'The Walking Dead': What Does it Mean to Be a 'Good' Person?
'The Walking Dead': What Does it Mean to Be a 'Good' Person?
Gina Vaynshteyn
Gina Vaynshteyn
Contributing Writer, BuddyTV
Sunday's episode of The Walking Dead highlighted two instinctual responses we have to strangers. As humans, we choose to either trust those we don't know, or we resort to skepticism. In the world of The Walking Dead, we have learned that the living pose a greater threat than the non-living. However, the characters often have no choice but to have faith in others, and sometimes their lives depend on this faith. That brings me to my question: does "good" still exist in the post-apocalypse and what does it look like?

In "Claimed" we are given more information about Tara, The Governor's naive and gullible former sidekick's sister. She has learned from her mistakes and is now weary of other travelers, a skill she couldn't learn until now (she bunkered in an apartment with her sister, niece, and father, secluded from the zombies and sheltered from other people). Considering herself a burden to Glenn, Tara realizes how much pain she has caused him and his camp because she chose to believe a man who claimed he was a good guy.

Now, she and Glenn seem to have reluctantly partnered up with Sergeant Abraham Ford, Rosita, and Dr. Eugene. This trio's goal is not only to survive, but to save the world. Naturally, Tara distrusts these intentions, and wonders why Abraham would want to take Eugene (who knows the cure) to D.C. and what kind of motivation he has to act for the entire world.  

Abraham, who witnesses Tara's loyalty to Glenn, states, "You're loyal, you're a good person. I like it. But what we're doin', I don't know how to say it...Saving the world is just more important. 

Tara responds, "You think just because I'm following Glenn makes me a good person? I'm not. You don't know anything about me. Just like I don't know why you're going to Washington. I get why Eugene is going -he's the only one who knows how to end this. And Rosita, she loves you, she'll follow you anywhere. But why the hell you agreed to drive him across the country?"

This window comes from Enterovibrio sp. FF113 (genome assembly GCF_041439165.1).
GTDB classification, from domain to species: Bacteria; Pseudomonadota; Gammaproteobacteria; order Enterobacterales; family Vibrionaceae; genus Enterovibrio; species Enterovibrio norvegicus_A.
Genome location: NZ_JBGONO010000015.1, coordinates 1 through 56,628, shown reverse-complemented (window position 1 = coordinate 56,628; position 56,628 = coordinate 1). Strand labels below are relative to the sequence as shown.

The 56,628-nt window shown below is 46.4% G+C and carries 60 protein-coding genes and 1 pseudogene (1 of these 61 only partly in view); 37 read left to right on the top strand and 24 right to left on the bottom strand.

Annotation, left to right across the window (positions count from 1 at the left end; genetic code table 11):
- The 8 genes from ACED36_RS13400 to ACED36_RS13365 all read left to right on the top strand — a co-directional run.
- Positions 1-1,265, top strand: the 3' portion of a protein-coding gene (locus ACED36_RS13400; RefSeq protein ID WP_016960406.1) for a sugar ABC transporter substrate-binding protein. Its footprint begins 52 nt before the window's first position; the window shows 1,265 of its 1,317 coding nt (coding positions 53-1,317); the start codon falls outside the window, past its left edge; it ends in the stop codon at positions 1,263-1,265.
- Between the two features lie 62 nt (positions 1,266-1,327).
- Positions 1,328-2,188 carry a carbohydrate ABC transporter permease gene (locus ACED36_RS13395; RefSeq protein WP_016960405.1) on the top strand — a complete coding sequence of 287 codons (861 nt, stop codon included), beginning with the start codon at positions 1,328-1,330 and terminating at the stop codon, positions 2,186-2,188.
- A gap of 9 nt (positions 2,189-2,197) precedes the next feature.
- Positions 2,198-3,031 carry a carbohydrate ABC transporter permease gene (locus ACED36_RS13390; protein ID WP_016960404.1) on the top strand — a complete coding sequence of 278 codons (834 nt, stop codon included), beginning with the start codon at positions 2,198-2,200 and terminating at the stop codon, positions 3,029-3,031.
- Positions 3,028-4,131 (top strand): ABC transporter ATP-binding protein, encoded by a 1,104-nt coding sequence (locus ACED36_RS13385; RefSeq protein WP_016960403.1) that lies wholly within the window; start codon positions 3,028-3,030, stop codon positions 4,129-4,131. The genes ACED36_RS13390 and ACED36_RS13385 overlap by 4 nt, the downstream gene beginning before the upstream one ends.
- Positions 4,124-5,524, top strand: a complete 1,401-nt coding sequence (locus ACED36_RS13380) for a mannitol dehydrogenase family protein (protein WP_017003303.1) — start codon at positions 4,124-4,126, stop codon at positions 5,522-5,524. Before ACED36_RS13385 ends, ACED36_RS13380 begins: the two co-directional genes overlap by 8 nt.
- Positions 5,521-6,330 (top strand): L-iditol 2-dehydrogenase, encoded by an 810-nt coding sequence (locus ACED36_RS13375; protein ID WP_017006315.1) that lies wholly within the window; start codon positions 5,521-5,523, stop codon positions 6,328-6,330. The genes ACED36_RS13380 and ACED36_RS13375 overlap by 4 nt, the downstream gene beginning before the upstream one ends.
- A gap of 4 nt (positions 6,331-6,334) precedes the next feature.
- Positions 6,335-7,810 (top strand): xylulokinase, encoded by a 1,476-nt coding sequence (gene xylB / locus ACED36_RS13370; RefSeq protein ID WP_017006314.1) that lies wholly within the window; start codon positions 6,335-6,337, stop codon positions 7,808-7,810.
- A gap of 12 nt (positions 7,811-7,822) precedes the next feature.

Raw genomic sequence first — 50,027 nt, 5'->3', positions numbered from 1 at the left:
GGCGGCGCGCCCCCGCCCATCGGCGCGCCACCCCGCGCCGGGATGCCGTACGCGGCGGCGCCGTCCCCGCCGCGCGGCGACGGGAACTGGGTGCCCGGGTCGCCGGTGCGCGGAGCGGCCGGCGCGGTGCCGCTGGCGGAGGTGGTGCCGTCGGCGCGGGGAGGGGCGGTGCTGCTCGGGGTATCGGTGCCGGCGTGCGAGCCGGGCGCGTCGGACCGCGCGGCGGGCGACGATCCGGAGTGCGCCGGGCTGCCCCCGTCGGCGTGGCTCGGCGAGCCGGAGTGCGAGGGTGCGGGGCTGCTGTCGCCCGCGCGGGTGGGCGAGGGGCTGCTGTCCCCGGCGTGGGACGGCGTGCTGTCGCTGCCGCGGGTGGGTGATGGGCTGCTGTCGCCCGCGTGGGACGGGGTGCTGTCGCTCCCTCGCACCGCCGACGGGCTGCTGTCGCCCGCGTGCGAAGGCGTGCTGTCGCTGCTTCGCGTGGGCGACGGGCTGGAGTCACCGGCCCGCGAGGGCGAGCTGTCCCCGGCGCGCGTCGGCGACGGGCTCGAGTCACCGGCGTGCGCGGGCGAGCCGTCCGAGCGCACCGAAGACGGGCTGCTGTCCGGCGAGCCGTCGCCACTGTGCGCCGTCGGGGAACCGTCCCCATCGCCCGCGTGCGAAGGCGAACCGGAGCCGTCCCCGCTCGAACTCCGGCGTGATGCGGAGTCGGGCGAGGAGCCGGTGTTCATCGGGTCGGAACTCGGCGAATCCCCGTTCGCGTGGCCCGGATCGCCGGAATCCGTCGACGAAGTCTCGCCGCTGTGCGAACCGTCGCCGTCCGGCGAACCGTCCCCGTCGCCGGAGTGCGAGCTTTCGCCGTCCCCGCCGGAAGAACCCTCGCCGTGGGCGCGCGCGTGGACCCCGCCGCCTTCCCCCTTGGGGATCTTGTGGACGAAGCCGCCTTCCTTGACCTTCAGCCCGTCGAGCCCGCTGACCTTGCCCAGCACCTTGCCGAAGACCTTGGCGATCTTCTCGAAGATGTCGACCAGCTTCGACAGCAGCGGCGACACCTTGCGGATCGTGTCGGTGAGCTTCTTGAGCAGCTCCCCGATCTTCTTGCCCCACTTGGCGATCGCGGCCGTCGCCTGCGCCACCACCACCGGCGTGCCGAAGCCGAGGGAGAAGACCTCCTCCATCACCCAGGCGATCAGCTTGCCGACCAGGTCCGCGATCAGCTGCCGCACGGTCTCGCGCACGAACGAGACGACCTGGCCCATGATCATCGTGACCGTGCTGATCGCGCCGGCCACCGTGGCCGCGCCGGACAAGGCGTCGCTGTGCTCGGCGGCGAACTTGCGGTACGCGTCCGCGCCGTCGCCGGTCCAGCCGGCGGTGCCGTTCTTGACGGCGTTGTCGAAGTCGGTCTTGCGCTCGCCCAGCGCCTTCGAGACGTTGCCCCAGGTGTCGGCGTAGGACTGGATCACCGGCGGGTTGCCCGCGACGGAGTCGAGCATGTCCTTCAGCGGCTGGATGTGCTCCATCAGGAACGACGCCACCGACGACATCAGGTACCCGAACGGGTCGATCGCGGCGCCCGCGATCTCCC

Abraham poses the rhetorical question: "Is it hard to believe I want to save the world?"

Tara darkly ends the conversation by saying, "Because you're a good person? You don't have to tell me why. Just don't lie to me."

Naturally, after watching someone you trusted and deemed "good" sheer a man's neck off, you would question every person with grandiose plans to better society. The Governor, who we can directly contrast with Sergeant Abraham, was an example of an antagonist, a villain who took advantage of characters who were willing to have blind faith others. Tara has every right to question Abraham's motives and wonder why a man would risk his own life to save people. This kind of altruism is hard to believe when so many others have put themselves first in The Walking Dead. 

Another example of a character judging "good" from "bad" in "Claimed" is when Rick immediately hides from the men who barge into the house he, Carl, and Michonne were staying in. Although Rick isn't able to see the men's faces, let alone their intentions, he understands that they will kill him if he makes himself known (he is also given a hint when one of the men strangles the other for a bigger bed). 

With Hershel (the show's symbol for faith and humanity) gone, it is up the remaining characters of The Walking Dead to decipher who is "bad" and who is "good." Their sense of morality has certainly been tainted after the prison massacre. Much of Season 4 has been about the characters: who they were, and how they are currently dealing with their deteriorating environment. The show will most likely continue with their internal struggles with trust and faith, as well as their external struggles with violence and survival.

Catch an all new Walking Dead episode this Sunday at 9 pm.

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(Image courtesy of AMC)